Wrecked: What I thought

I’ve finished my first read of 2019.

It only took me five months – I was reading it on and off for a few months before that, too.

But that doesn’t influence what I thought of the book. Because I was focusing loads more on writing, rather than reading. So, here’s what I thought of Wrecked, by Charlotte Roche.

Prior to reading Wrecked, I was already familiar with Roche’s writing style, having previously read her – in my opinion, cult classic – novel, Wetlands. Wetlands was more of a shocker, in that it’s the first book I’d ever read that spoke about real shit, such as shaving around the anus. Perhaps it was more shocking because I was around ten years younger. But, I digress. Wetlands was less on the sexual side in comparison, and spoke more of mental struggles, and struggles surrounding family life: both as a daughter and as a mother. Uber appealing for women, then.

Elizabeth, the protagonist, though much more experienced in the life department in comparison to the seemingly little girl featured in Wetlands, gives the impression of having never really grown up.

Well – at least she sorted herself out with a therapist.

Roche utilises time and flashbacks in an apparently effortless way, so that the reader is ‘one’ with Elizabeth. We feel her anxiety, as if we’re stuck in the elevator shaft with her. We feel the frustration at having to share women in a marriage, without knowing what it’s like to have your husband let you do the same with a man. We are transported back to a car crash, to Elizabeth’s mother’s hospital bed. We’re shown the significant bits and are left to piece together the rest alone: brilliant penmanship, as this alone runs parallel against the workings of Elizabeth’s mind.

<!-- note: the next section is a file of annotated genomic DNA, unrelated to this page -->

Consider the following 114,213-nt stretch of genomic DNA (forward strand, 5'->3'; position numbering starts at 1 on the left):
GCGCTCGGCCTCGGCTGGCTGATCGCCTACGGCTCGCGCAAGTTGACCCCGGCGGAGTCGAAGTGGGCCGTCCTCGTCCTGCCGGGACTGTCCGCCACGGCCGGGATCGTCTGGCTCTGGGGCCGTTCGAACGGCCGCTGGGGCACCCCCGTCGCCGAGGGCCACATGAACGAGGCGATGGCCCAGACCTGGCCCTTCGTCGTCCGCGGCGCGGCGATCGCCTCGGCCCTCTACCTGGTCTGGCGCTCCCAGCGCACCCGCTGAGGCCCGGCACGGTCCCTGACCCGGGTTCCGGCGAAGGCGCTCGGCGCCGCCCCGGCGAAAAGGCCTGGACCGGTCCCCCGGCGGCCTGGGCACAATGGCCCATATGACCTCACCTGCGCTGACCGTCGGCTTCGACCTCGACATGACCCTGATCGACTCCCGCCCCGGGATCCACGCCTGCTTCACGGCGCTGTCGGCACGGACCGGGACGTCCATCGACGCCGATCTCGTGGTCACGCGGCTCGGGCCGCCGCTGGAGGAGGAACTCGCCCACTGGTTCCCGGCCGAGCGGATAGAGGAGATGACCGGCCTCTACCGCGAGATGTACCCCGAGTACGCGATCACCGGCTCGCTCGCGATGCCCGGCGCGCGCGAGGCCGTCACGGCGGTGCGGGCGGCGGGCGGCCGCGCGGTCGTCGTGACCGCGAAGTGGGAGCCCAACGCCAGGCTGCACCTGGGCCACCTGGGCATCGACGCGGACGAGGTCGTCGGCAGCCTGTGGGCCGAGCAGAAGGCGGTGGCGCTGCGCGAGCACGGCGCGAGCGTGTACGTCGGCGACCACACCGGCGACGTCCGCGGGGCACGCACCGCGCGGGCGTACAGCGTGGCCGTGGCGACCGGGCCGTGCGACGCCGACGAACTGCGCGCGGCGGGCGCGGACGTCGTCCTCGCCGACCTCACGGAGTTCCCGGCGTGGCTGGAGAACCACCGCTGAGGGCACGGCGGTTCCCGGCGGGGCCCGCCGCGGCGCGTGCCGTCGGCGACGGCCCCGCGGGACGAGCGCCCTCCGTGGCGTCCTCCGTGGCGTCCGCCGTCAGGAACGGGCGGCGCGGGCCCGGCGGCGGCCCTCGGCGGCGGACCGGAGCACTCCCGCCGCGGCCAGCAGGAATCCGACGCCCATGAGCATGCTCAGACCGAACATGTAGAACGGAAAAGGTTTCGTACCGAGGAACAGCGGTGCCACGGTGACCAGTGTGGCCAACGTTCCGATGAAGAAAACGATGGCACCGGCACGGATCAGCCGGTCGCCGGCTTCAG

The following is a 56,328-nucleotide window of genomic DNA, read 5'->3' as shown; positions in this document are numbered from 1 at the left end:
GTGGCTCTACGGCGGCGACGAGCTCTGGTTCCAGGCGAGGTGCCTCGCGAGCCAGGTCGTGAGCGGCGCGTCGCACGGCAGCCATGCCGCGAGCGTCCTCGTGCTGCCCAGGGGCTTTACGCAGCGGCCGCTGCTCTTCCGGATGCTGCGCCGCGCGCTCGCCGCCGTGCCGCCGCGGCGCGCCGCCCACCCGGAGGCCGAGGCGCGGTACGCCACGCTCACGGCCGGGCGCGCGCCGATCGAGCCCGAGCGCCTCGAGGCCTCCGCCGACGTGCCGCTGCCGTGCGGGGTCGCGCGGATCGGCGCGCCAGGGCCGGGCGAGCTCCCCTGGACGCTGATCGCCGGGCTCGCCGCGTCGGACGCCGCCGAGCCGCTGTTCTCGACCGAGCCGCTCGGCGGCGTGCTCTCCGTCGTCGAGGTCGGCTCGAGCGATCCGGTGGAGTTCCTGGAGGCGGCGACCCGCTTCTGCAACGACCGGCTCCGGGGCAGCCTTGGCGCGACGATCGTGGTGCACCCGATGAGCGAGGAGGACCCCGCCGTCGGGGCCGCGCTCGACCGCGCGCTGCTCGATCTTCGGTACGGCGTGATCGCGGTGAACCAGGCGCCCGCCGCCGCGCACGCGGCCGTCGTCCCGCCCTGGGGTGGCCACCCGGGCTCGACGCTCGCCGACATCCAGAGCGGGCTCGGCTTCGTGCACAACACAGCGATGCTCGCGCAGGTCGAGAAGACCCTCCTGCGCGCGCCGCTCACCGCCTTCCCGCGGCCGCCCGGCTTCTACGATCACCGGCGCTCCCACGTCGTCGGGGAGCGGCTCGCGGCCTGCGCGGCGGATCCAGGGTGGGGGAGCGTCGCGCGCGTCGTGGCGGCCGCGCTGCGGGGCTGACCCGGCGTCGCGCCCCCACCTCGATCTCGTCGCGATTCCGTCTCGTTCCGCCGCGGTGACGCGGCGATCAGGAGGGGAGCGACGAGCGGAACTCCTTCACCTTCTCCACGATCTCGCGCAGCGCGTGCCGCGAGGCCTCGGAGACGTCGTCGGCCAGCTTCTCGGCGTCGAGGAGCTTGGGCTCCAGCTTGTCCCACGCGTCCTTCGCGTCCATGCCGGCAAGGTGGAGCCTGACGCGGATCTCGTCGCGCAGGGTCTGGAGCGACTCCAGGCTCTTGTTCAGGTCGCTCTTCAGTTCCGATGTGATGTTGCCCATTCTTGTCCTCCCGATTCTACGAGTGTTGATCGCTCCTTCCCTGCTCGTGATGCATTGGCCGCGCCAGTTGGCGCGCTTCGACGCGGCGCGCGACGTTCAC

My only complaint about the book is the sudden ending, but which leaves us thirsty for more. I still wonder if Elizabeth played out her intentions.

This is a raw read, with a perfectly mastered voice. It demonstrates how the mind can fail us and how the mind can keep us afloat. Don’t get me wrong: it’s not mushy. Nothing like a chick flick. No dramas, marital disputes or mother-in-law issues. Nothing like that at all.

Roche is a force to be reckoned with. If you can get to grips with her works, you will fall in love with her characters, despite them never really loving themselves. But life isn’t a fairytale, is it, and I think that’s the point.

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